Planning a project for a science fair can seem like an impossible task at first, with choosing a topic as the most important step. Science projects are designed to be courses of independent research and study. Plenty of answers need to be found, so picking a topic, formulating the research question and planning your timetable can be unique. Choose a topic that interests you personally or you may not find the time or enthusiasm needed to complete the project.
One way to start looking for a topic is to think about something you have always wondered why. How does a bumblebee or hummingbird hover in the air? Why do evergreens stay green in the winter? If A happens, how does that affect B? On the other hand, does it not affect when you think it should.
Reading a book or newspaper may make you think how the author came to that conclusion. Television and movies are full of questionable results that may beg to be approved or disapproved. Of course, the student’s age, level and time frame will modify the science project.
Biology is a large science category with potential projects suited to any age. How well do plants grow under various conditions? Which type of fertilizer is the most effective for flowering plants versus vegetable plants? Even why does bread mold and do different breads have different types of molds. Experiments with ants and worms can be modified for all school levels without too much difficulty.
Chemistry has great potential and not just the explosive type either. Baking soda and vinegar are great ingredients to use in science projects. Someone could test how well different brands of sealed plastic bags keep various foods fresh. Eggs and potatoes are easy foods to use in a variety of experiments. How are they sized for resale? Are there differences in eggshell thickness versus their size? Potatoes can be cooked in various oils to test for taste or tenderness.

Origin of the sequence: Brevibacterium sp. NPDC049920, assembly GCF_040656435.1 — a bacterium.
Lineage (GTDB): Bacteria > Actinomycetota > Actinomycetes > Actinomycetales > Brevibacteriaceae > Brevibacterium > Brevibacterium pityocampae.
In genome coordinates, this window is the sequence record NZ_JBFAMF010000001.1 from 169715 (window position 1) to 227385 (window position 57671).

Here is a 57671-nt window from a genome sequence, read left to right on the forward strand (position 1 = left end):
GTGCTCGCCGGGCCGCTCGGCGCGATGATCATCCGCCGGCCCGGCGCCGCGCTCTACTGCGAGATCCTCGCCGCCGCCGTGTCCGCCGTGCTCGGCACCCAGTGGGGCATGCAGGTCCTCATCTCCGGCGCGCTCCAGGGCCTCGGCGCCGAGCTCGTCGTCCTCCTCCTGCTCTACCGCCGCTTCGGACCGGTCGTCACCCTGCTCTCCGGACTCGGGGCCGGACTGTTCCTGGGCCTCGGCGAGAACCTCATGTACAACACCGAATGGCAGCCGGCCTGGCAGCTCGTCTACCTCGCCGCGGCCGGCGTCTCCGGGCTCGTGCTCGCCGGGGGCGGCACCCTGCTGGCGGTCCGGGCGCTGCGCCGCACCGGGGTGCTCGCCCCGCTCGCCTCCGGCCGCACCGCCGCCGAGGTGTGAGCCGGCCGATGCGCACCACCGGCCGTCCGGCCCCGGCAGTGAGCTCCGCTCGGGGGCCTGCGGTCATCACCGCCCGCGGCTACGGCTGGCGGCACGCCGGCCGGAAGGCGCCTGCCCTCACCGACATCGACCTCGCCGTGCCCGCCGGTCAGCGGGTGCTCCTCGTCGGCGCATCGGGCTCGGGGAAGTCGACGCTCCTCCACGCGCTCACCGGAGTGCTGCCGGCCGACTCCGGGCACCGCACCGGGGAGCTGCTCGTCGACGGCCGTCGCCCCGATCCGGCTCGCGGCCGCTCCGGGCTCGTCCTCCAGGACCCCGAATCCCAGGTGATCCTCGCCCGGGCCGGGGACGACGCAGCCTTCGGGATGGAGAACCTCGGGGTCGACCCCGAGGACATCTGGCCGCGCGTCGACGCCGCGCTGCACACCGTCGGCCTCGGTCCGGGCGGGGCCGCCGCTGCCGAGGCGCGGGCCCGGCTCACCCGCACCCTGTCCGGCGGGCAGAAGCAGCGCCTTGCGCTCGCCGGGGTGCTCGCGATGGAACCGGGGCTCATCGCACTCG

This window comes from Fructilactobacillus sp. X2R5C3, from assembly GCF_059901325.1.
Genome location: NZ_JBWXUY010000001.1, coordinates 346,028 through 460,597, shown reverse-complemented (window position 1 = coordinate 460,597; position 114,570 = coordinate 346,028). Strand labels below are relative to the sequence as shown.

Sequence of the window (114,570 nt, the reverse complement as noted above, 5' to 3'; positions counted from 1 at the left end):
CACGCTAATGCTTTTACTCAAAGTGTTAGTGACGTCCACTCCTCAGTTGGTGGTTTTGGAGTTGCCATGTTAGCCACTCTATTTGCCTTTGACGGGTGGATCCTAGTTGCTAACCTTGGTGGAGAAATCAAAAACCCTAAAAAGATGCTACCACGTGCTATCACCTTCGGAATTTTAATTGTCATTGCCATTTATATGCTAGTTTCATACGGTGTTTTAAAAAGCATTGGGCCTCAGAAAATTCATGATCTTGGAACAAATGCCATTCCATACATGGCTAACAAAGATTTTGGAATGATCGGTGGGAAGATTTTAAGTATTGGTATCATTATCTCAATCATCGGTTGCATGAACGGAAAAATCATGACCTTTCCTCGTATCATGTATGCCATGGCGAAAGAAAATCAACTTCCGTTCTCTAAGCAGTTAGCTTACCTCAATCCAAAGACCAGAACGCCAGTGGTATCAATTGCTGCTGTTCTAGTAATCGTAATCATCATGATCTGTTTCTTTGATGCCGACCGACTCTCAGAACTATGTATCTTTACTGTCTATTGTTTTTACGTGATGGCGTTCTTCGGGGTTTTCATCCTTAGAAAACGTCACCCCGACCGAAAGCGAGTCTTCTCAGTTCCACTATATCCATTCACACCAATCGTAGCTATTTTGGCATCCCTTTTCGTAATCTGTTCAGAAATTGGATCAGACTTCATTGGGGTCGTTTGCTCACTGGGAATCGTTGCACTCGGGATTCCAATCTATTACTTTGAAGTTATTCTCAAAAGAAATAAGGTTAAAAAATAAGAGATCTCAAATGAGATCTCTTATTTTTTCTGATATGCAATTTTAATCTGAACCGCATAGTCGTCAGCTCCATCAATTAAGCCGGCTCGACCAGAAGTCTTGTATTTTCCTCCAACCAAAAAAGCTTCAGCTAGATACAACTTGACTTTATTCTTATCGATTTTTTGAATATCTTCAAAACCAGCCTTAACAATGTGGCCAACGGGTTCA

Physics is a great category for science projects. How does an electric motor work, complete with diagrams? How do the planets differ from Earth and each other? Speed of light and gravity can figure in a number of ways. What are the differences between asteroids, comets and meteorites? Electricity is always fun. Which fruits and vegetables make the best batteries? How is energy stored in a battery anyway? What is the difference between AC and DC? Moreover, why is one used in certain situations and not the other? Force and motion are great effects that can be applied to any number of objects. Careful charting of results can yield great answers and even greater projects.
Earth sciences have the whole world as potential science projects. What are the different types of rocks and how are they formed? What kinds of conditions are best for creating fossils and which parts are preserved the most frequently? What exactly is a mineral and how do various chemicals act on it? Salt water from various oceans have different levels of minerals, why is this?
Some places on the Internet that have suggestions for science projects are Science Fair Central from Discovery Education, All Science Fair Projects, Science Fair Center and Science Fair Projects and Experiments. Use these places to spark ideas. You can always ask an adult to give you a hand, but do not expect them to do the work.